Figuring out the 11 largest trucking companies by number of trucks was a bit of a personal venture for me. Today marks the day my other half starts truck driving school, so needless to say, the topic is quite fitting. And like many of the topics I set out to conquer, obtaining the necessary information for the said topic was no easy task. It wasn’t necessarily coming up with the largest trucking companies (2017) – that was relatively simple! – but finding the “number of trucks” part was what got me. Okay, maybe that along with the fact that I’m such a perfectionist!
Let’s take, for example, two different sources I found on the largest trucking companies in the world – —one being a Top 100 list and the other focusing on the Top 50. If you take a look at the first list, it is concentrated more on the largest private trucking companies, whereas the latter encompasses the top 50 trucking companies (2017) in a more general way. The difference between the global freight and these privately owned carriers is that private [trucking] companies only haul their own goods. Still technically a trucking company, but to me fits in more with the broader topic of logistics, in which case would be better suited for another recent list of the Top 10 Logistics Companies in the World in 2017, or even 15 Biggest Logistics Companies in the World in 2017. That leaves me with the “top 50” list, which as you can see doesn’t include the number of trucks, whatsoever as did the first list… Grrr!
Had this list been focusing on the top 10 Biggest Trucking Companies in America according to their annual revenue, there would have been an abundance of sources to verify that information. Even according to Forbes, the richest trucking company is United Parcel Service (more commonly referred to as UPS). And while they do, in fact, reign supreme across the board and have remained that way for the last couple years, I just can’t bring myself to classify them as just a trucking company. Plus, I’m after what trucking company has the most trucks – NOT who’s making the most money. Although with more revenue, it would be safe to say that a company could afford more trucks. So the topics kind of go hand-in-hand.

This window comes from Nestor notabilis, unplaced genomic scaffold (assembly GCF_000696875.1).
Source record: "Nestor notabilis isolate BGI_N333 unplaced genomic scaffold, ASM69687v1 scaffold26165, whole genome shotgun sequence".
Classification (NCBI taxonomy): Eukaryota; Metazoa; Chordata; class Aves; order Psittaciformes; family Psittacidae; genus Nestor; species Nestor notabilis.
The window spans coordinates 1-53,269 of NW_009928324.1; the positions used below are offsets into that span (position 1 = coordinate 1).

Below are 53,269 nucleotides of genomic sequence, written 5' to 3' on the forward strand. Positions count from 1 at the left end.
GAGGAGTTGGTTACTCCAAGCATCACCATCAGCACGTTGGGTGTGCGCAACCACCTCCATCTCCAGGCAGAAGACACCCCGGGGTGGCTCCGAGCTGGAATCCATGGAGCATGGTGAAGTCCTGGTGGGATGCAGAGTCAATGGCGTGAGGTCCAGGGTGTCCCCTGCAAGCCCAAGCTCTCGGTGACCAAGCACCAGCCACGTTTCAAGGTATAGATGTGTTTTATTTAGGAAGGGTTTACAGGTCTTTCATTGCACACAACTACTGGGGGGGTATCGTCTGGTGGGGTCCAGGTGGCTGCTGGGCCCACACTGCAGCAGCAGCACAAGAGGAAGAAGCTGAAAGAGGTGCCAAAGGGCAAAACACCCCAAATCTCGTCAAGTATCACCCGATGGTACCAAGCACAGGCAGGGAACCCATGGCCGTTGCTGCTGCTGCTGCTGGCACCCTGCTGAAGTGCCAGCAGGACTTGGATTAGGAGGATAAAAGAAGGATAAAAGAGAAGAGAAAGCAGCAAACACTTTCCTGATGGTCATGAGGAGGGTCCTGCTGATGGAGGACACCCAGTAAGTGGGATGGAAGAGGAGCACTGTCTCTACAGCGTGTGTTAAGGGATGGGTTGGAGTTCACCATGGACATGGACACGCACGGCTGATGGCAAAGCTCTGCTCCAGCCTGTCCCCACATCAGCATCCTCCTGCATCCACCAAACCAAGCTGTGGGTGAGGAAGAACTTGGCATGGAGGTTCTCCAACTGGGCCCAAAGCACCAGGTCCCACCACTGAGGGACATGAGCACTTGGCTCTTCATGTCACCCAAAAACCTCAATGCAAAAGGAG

With that being said, sometimes a smaller company has a higher revenue due to the types of materials they are hauling. For instance, hazardous material such as gas and propane, along with items that need to be refrigerated simply cost more to ship than say bibles or coffee mugs (just using these items as a reference since I have both within arm’s reach). Flat out, the more common everyday items that don’t require special handling or care during shipment are not going to cost as much to get from point A to point B. The types of trucks it takes to ship those hazardous materials and refrigerated items are also more costly, so the assumption that with larger revenue comes a larger fleet of trucks isn’t always the case, either.
For this particular article, since I was looking more for 2017/2016 largest truck fleets I didn’t take revenue into consideration, whatsoever. So, the sources I previously mentioned were obsolete. Like I said before, it wasn’t easy, but I finally found exactly what I was looking for! The table even included everything from the tables I had been finding prior and then some! SCORE!
Finally, I was able to properly rank the 11 largest trucking companies by number of trucks. I compared the total number of trailers along with the total number of tractors that companies whose primary operation is in general freight or dedicated contract carriage (DDC) have. And although the total number of trailers was more often than not greater if not equal to the number of tractors, I based the list off of the companies with the most tractors, because what is a trailer without a tractor to pull it?